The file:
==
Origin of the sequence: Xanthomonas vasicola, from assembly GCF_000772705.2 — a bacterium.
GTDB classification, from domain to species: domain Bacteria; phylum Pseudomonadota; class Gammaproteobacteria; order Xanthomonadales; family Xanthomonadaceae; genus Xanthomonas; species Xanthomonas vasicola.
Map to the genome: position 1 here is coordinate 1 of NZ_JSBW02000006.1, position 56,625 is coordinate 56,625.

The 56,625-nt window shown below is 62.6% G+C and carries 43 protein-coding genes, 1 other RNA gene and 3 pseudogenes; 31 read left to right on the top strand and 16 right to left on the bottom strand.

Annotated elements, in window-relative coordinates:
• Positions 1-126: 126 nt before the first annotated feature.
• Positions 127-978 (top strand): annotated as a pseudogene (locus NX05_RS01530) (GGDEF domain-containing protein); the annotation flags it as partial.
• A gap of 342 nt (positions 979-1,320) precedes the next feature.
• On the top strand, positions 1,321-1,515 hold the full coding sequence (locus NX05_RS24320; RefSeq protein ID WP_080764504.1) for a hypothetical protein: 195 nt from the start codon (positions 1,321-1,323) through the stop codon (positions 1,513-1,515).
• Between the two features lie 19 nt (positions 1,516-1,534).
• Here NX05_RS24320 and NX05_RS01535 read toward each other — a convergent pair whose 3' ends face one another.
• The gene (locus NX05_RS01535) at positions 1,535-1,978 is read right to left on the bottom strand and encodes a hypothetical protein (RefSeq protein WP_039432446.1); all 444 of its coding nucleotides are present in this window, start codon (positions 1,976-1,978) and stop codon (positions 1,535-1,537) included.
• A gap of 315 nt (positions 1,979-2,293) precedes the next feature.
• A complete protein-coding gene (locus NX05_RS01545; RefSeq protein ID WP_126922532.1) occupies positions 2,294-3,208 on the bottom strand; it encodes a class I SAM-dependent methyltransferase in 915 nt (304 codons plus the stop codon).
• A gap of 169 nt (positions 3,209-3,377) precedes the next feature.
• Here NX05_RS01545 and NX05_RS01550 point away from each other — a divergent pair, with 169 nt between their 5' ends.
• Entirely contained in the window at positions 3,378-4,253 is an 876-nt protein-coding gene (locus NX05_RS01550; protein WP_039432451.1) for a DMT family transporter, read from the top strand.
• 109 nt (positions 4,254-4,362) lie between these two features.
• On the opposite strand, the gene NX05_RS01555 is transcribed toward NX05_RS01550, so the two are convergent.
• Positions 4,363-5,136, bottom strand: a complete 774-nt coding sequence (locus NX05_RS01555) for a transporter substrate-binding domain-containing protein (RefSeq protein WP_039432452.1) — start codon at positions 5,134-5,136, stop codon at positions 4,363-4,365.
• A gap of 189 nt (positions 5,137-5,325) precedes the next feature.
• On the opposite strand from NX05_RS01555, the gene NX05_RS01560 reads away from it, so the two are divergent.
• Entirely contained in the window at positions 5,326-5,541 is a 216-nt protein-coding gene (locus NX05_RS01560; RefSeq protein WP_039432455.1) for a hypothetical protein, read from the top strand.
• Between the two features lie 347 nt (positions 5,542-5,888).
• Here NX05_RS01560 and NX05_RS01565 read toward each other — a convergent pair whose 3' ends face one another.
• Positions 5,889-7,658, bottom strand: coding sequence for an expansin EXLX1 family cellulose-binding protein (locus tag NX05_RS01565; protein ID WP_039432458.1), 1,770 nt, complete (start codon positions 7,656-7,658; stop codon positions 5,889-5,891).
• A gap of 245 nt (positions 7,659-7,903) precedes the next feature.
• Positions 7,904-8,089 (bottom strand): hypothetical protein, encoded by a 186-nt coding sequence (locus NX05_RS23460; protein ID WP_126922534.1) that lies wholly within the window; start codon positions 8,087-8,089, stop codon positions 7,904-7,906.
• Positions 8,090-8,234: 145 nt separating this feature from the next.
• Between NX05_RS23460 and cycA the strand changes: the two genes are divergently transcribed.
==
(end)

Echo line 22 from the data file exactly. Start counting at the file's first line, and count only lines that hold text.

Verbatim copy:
• On the opposite strand from NX05_RS01555, the gene NX05_RS01560 reads away from it, so the two are divergent.